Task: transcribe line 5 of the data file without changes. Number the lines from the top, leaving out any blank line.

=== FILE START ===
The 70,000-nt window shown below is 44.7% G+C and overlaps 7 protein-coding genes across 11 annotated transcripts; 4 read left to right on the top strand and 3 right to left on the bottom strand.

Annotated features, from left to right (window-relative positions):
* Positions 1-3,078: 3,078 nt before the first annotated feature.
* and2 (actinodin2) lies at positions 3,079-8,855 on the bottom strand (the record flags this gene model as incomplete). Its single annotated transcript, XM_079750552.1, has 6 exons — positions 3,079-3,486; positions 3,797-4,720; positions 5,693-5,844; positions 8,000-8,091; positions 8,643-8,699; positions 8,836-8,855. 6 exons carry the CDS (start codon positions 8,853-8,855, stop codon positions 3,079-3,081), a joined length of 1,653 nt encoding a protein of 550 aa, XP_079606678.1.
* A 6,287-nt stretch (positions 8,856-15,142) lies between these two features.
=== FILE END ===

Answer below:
* A 6,287-nt stretch (positions 8,856-15,142) lies between these two features.